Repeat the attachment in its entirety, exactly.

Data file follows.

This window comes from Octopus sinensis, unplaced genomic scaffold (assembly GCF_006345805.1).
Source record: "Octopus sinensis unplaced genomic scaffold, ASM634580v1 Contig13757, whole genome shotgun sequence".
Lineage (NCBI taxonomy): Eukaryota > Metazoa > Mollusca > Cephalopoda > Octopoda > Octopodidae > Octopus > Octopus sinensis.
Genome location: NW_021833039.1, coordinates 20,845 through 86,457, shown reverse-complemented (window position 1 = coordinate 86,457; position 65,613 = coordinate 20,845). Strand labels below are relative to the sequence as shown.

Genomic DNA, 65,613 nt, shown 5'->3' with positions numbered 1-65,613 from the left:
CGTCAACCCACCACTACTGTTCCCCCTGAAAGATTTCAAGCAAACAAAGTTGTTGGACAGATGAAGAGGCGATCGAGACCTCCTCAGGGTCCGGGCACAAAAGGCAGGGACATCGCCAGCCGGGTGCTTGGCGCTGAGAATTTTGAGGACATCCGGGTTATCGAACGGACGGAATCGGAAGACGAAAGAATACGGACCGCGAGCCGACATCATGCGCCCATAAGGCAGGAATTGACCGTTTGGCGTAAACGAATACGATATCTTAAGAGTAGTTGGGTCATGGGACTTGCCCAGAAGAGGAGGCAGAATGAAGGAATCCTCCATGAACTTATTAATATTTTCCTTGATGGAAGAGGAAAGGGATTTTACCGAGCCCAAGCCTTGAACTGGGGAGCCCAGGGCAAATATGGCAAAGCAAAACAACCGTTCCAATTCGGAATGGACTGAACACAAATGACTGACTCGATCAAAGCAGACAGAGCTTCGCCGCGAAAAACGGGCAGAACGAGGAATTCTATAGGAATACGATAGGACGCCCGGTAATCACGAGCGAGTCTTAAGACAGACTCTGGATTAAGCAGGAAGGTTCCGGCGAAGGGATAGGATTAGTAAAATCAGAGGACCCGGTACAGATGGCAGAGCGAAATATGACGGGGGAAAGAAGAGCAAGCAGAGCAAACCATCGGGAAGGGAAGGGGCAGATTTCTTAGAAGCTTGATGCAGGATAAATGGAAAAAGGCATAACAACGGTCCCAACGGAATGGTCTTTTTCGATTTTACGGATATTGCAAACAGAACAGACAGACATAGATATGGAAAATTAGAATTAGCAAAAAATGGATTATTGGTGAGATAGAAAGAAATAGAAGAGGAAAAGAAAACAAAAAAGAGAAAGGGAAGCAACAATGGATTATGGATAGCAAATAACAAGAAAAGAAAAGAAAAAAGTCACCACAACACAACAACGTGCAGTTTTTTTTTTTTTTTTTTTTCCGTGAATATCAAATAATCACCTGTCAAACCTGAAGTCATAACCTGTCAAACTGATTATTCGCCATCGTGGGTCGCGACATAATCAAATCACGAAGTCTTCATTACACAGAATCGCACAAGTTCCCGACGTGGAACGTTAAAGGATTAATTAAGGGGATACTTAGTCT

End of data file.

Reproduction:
This window comes from Octopus sinensis, unplaced genomic scaffold (assembly GCF_006345805.1).
Source record: "Octopus sinensis unplaced genomic scaffold, ASM634580v1 Contig13757, whole genome shotgun sequence".
Lineage (NCBI taxonomy): Eukaryota > Metazoa > Mollusca > Cephalopoda > Octopoda > Octopodidae > Octopus > Octopus sinensis.
Genome location: NW_021833039.1, coordinates 20,845 through 86,457, shown reverse-complemented (window position 1 = coordinate 86,457; position 65,613 = coordinate 20,845). Strand labels below are relative to the sequence as shown.

Genomic DNA, 65,613 nt, shown 5'->3' with positions numbered 1-65,613 from the left:
CGTCAACCCACCACTACTGTTCCCCCTGAAAGATTTCAAGCAAACAAAGTTGTTGGACAGATGAAGAGGCGATCGAGACCTCCTCAGGGTCCGGGCACAAAAGGCAGGGACATCGCCAGCCGGGTGCTTGGCGCTGAGAATTTTGAGGACATCCGGGTTATCGAACGGACGGAATCGGAAGACGAAAGAATACGGACCGCGAGCCGACATCATGCGCCCATAAGGCAGGAATTGACCGTTTGGCGTAAACGAATACGATATCTTAAGAGTAGTTGGGTCATGGGACTTGCCCAGAAGAGGAGGCAGAATGAAGGAATCCTCCATGAACTTATTAATATTTTCCTTGATGGAAGAGGAAAGGGATTTTACCGAGCCCAAGCCTTGAACTGGGGAGCCCAGGGCAAATATGGCAAAGCAAAACAACCGTTCCAATTCGGAATGGACTGAACACAAATGACTGACTCGATCAAAGCAGACAGAGCTTCGCCGCGAAAAACGGGCAGAACGAGGAATTCTATAGGAATACGATAGGACGCCCGGTAATCACGAGCGAGTCTTAAGACAGACTCTGGATTAAGCAGGAAGGTTCCGGCGAAGGGATAGGATTAGTAAAATCAGAGGACCCGGTACAGATGGCAGAGCGAAATATGACGGGGGAAAGAAGAGCAAGCAGAGCAAACCATCGGGAAGGGAAGGGGCAGATTTCTTAGAAGCTTGATGCAGGATAAATGGAAAAAGGCATAACAACGGTCCCAACGGAATGGTCTTTTTCGATTTTACGGATATTGCAAACAGAACAGACAGACATAGATATGGAAAATTAGAATTAGCAAAAAATGGATTATTGGTGAGATAGAAAGAAATAGAAGAGGAAAAGAAAACAAAAAAGAGAAAGGGAAGCAACAATGGATTATGGATAGCAAATAACAAGAAAAGAAAAGAAAAAAGTCACCACAACACAACAACGTGCAGTTTTTTTTTTTTTTTTTTTTCCGTGAATATCAAATAATCACCTGTCAAACCTGAAGTCATAACCTGTCAAACTGATTATTCGCCATCGTGGGTCGCGACATAATCAAATCACGAAGTCTTCATTACACAGAATCGCACAAGTTCCCGACGTGGAACGTTAAAGGATTAATTAAGGGGATACTTAGTCT